and even

module type FILE_TLS_ENDPOINT =
    module TLS : TLS_PROVIDER
    val endpoint : TLS.endpoint
    val rd_file : Unix.file_descr
    val wr_file : Unix.file_descr

An "endpoint" denotes here the TLS state for a single connection.

Using TLS in clients

HTTP: In Nethttp_client, TLS is now automatically available once a TLS provider is initialized. Just submit "https" URLs, and that's it. There is no Https_client module anymore (as in earlier versions of Ocamlnet).

If you need to change the TLS configuration (or want to enable a different provider), you can set the Nethttp_client.http_options.tls option, e.g.

let http_options = pipeline # get_options
let new_options =
  { http_options with
      Nethttp_client.tls = Some tls_config
pipeline # set_options new_options

Nethttp_fs inherits the automatic configuration from Nethttp_client.

FTP: After starting an FTP session, you need to enable TLS explicitly using Netftp_client.tls_method. For instance:

let client = new Netftp_client.ftp_client() ;;
client # exec (connect_method ~host ());
client # exec (tls_method ~config ~required ());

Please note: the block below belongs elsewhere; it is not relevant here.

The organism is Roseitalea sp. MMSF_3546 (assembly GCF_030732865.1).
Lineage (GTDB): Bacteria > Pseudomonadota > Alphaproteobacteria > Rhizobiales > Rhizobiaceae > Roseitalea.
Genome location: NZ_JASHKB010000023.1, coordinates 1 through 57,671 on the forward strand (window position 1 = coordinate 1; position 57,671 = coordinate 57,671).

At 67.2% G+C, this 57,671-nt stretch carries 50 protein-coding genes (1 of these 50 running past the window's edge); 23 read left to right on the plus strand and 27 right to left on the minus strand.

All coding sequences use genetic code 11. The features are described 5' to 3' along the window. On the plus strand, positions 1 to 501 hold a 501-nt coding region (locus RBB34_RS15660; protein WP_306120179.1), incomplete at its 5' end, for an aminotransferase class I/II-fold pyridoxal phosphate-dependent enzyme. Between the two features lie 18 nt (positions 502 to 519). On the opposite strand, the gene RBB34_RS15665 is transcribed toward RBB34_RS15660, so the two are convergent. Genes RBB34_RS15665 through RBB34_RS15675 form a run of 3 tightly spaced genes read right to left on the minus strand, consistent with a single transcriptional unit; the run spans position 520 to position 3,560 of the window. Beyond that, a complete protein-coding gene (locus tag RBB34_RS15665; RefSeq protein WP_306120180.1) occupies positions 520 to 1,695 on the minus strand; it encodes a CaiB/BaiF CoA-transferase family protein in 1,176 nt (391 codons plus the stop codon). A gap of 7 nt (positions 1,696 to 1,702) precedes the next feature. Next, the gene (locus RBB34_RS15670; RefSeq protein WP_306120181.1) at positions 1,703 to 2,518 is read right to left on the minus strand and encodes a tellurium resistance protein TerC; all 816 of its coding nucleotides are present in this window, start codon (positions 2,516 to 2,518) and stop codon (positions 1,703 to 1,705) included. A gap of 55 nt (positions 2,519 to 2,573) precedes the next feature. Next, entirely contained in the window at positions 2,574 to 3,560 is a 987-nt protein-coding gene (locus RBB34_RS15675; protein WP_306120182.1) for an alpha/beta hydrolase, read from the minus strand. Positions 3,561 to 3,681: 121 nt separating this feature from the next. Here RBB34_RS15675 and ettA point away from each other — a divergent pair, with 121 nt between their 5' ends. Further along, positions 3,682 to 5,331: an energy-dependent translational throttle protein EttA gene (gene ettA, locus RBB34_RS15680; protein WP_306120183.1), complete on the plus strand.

client # exec (login_method ~user ~get_password ~get_account ());

Here, config is the TLS configuration. Set required if TLS is mandatory, and the file transfer will fail for servers not supporting TLS.

For Netftp_fs, things are a bit simpler: Just pass tls_enabled:true when creating the fs object:

let fs = Netftp_fs.ftp_fs ~tls_enabled:true "ftp://user@host/path"

Again, you can set whether TLS is required: tls_required. There is also the tls_config option to set an alternate TLS configuration.

SMTP and POP: These two clients have now additional methods starttls (SMTP) and stls (POP), respectively. These methods can be called when the right moment has come to switch to TLS. They take the TLS configuration and the domain name of the peer as arguments, e.g.

smtp_client # starttls ~peer_name:(Some "") config

RPC: You need to run the client in `Socket mode, and pass the special TLS socket configuration, e.g.

let socket_config =
  Rpc_client.tls_socket_config config

let client =
    (`Socket(Rpc.Tcp, connect_address, socket_config))

where config is still the TLS configuration.